Tag Archives: Moses

When Men Say All Kinds of Evil Against You Because of Me

In Acts chapter 6, the spotlight focuses on a man named Stephen. Stephen is new to the scene in Acts. We don’t see anything about him in the gospels, or in the first five chapters of Acts. But now, from chapters 6-7, he becomes the main character.

The book of Acts is filled with heroes of faith being persecuted falsely, giving long sermons, and giving the glory to God. Stephen is among them, and the first of them to be martyred, but sadly not the last. Continue reading When Men Say All Kinds of Evil Against You Because of Me

The Biggest Question about Genesis 1

Genesis chapter one describes the original creation of the universe and the world around us. All of God’s creation was completed by God’s spoken word, with purpose, in order, and without assistance. In fact, one of the primary lessons of Genesis one is that God is a purposeful and good God. This theme is clearly understood by the structure of the chapter, with each day beginning with God speaking a new thing into existence, the explicit repetition of the thing God spoke actually coming into existence, noted and described as good, and the day ending the same way each time. Genesis 1 goes out of its way to describe and explain order and clarity in God’s creation.

So how can there be a Big Question about the chapter?
To understand Genesis one, you have to think about it from the perspective of the original writer and audience.
The original readers of Genesis were surrounded by stories and myths about creation which involved scores of gods competing, fighting, and conspiring together, with the world coming into existence in a haphazard and accidental kind of way. The Israelites, who would have been taught the stories of Genesis after their time as slaves in Egypt, were very confused about the nature of God. Genesis was written to set them straight.
Egyptian legends said the gods of Egypt created the world by accident, with a god named Atum sneezing, because he was sick, and a male and female god and goddess emerged from his spittle, and eventually gave birth to lesser gods, who waged war and the world was created as spoils from their wars. In one great battle, the god osiris was killed by his brother named set. Osiris went to live in the underworld, where he controlled the Nile river. Each year he would flood the river and destroy the other gods of the land. However, the flooding would replenish the soil with new silt, and would cause the plants to grow up faster and healthier, thus giving the land gods more power and causing a perpetual war that never ends, and the land of Egypt constantly hanging in the balance while the gods have a war, mostly oblivious to what happens to the people of Egypt.
When Moses led Israel out of Egypt, he wanted them to know that God’s creation was orderly and intentional, and that God cared about them. God is in charge of nature, and there is no second place. There is no war of the gods with the world hanging in the balance. There is God, God’s creation, and it is very good. Of course, we know that there is a great war between God and Satan, but that was not the original created order, nor is it central to how God made the earth. The earth is created in an orderly way, by God’s intentional command. This is the primary takeaway from Genesis 1.
However, modern readers of Genesis focus on the theory of evolution and attempt to explain how evolution and the Bible can or cannot accommodate one another. The truth is Genesis was not written from a modern perspective. It was written from an ancient perspective, answering questions the ancients asked, about whether the world was accidental or purposeful, whether the forces of the world (gods) were attentive to the world, or withdrawn from it. The Egyptians believed they were accidental footnotes in the ongoing story of the universe, acted upon by greater forces with little or no concern for their existence.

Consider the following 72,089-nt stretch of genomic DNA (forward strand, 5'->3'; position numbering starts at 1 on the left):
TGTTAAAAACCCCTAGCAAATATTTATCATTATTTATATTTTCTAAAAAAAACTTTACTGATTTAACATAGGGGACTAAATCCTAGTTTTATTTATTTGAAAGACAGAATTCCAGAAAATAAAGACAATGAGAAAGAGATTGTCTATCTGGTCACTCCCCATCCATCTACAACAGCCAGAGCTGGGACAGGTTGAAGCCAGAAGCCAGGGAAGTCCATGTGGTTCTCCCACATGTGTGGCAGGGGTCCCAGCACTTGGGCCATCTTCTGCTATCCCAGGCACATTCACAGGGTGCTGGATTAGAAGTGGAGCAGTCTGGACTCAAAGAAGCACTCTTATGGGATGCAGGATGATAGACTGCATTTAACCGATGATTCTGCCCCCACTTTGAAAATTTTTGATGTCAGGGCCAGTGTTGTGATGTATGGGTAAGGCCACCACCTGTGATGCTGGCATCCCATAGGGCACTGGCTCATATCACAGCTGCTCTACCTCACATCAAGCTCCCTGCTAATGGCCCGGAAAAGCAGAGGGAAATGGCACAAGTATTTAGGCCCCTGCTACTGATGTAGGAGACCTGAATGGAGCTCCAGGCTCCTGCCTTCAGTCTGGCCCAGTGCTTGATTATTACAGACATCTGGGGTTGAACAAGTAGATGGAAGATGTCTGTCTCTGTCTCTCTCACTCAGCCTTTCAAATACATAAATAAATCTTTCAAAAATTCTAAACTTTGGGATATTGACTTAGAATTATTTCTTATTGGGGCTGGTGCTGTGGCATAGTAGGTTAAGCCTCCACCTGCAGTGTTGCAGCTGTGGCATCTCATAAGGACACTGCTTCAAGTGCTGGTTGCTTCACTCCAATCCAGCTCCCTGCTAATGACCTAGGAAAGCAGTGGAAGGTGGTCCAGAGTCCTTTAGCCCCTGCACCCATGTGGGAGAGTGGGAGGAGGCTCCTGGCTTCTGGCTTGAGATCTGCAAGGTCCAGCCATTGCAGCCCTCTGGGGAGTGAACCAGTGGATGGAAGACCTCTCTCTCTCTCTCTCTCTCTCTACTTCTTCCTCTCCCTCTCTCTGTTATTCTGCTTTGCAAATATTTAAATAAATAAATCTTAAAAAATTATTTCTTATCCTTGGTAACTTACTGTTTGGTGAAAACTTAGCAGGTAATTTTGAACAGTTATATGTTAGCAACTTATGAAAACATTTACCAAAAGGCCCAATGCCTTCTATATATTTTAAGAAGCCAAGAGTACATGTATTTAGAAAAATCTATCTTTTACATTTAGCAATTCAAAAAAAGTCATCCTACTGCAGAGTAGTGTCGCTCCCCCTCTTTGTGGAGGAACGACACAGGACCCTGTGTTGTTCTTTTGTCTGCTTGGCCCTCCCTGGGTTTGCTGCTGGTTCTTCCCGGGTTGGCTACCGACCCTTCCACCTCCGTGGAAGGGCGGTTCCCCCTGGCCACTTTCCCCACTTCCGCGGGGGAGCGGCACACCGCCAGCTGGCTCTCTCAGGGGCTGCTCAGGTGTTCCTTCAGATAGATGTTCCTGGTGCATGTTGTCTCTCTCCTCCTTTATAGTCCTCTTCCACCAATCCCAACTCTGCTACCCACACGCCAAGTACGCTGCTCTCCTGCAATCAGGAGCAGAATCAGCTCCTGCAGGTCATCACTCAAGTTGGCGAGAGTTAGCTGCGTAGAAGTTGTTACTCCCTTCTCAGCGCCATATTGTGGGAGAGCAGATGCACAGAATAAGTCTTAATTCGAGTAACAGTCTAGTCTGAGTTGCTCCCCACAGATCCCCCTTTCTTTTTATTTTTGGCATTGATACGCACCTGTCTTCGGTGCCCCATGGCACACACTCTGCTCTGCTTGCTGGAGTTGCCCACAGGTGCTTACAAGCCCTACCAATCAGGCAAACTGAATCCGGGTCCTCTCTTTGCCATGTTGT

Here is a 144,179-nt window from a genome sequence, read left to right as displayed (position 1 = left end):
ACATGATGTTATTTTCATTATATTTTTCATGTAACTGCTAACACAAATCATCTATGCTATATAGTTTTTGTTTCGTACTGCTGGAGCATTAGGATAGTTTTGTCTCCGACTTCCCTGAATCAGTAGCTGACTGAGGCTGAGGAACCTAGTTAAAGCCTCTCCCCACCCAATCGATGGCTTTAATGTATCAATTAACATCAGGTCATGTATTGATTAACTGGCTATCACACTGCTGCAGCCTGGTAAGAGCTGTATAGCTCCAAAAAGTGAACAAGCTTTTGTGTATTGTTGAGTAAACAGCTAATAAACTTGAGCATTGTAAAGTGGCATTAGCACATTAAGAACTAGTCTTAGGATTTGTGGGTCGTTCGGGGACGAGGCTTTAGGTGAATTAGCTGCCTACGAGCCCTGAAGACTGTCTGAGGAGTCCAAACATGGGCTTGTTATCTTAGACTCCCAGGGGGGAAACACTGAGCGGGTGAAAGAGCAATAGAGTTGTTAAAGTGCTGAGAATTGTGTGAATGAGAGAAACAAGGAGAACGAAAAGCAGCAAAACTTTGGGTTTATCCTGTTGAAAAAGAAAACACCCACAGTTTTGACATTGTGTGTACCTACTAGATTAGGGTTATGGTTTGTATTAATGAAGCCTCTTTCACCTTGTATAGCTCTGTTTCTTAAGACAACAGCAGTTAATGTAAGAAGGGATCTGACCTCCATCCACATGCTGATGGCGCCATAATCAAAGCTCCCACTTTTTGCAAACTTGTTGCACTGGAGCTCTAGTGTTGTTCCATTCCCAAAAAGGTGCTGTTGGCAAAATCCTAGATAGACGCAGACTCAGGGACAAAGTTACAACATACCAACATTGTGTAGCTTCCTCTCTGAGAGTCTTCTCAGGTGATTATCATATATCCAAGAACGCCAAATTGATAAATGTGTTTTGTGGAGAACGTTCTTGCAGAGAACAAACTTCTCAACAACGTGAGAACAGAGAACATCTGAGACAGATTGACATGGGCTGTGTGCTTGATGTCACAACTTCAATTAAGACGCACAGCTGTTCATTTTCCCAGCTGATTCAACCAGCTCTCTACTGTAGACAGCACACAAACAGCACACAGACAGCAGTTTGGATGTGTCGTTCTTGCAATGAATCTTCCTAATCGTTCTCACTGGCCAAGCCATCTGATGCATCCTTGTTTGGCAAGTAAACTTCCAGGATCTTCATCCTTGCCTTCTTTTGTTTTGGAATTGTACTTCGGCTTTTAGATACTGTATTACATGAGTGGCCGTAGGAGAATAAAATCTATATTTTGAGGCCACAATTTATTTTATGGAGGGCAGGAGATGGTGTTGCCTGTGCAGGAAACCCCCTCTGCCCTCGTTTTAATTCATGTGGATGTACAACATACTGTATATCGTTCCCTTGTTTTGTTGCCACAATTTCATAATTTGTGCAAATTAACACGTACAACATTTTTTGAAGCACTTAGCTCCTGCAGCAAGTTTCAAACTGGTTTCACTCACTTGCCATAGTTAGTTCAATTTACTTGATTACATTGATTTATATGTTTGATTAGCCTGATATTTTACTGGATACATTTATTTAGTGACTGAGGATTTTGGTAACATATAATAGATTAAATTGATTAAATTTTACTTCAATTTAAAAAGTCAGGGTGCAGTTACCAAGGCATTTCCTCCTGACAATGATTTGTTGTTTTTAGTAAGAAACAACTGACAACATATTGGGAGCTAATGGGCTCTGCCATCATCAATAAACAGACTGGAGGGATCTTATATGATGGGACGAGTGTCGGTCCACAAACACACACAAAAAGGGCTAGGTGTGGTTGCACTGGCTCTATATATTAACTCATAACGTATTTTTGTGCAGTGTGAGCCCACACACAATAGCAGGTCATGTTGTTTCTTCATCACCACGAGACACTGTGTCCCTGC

But, of course, there is nothing new under the sun, and this ancient perspective may actually be closer to the modern way of thinking than it seems. For example, the theory of evolution suggests that the world is the result of a accidental processes and forces of nature, leading, ever so slowly, to the current state. If there is a god, he is uninvolved in our concerns, doing other things while the forces of the world shape and form it. Is that so different from the ancient theory that the earth was an accidental result of god-like forces playing out their parts in the cosmos?
Maybe you see major differences in the ancient and modern beliefs, maybe you don’t. Either way, Genesis 1 remains the same. It says that God spoke the world into existence, he did so intentionally, and he did so with care, making sure to note that each day was good, and concluding that everything was “very good” when he finished. Throughout the Bible we will see that when God speaks, the world snaps to attention and instant obedience, with no delay of time and with no other forces capable of stopping God’s command. God’s creation in Genesis 1 cannot be reconciled with an accidental, haphazard creation. Either Genesis is true and evolution is false, or vice versa. Just as the original readers of Genesis had to decide whether to believe it, or to believe the teachings of their neighbors, so modern readers must make the same decision.
The central question of Genesis 1, is, do you believe in a God who spoke the universe into existence, or not? The Bible starts with this question because everything that follows assumes you believe chapter 1 is true. If you do not believe it, then the Bible becomes a collection of interesting stories, just as the Egyptian myths are interesting, but nothing more. If you do believe it, then the Bible turns into a description of God’s work in the world that he made.
Which do you believe?

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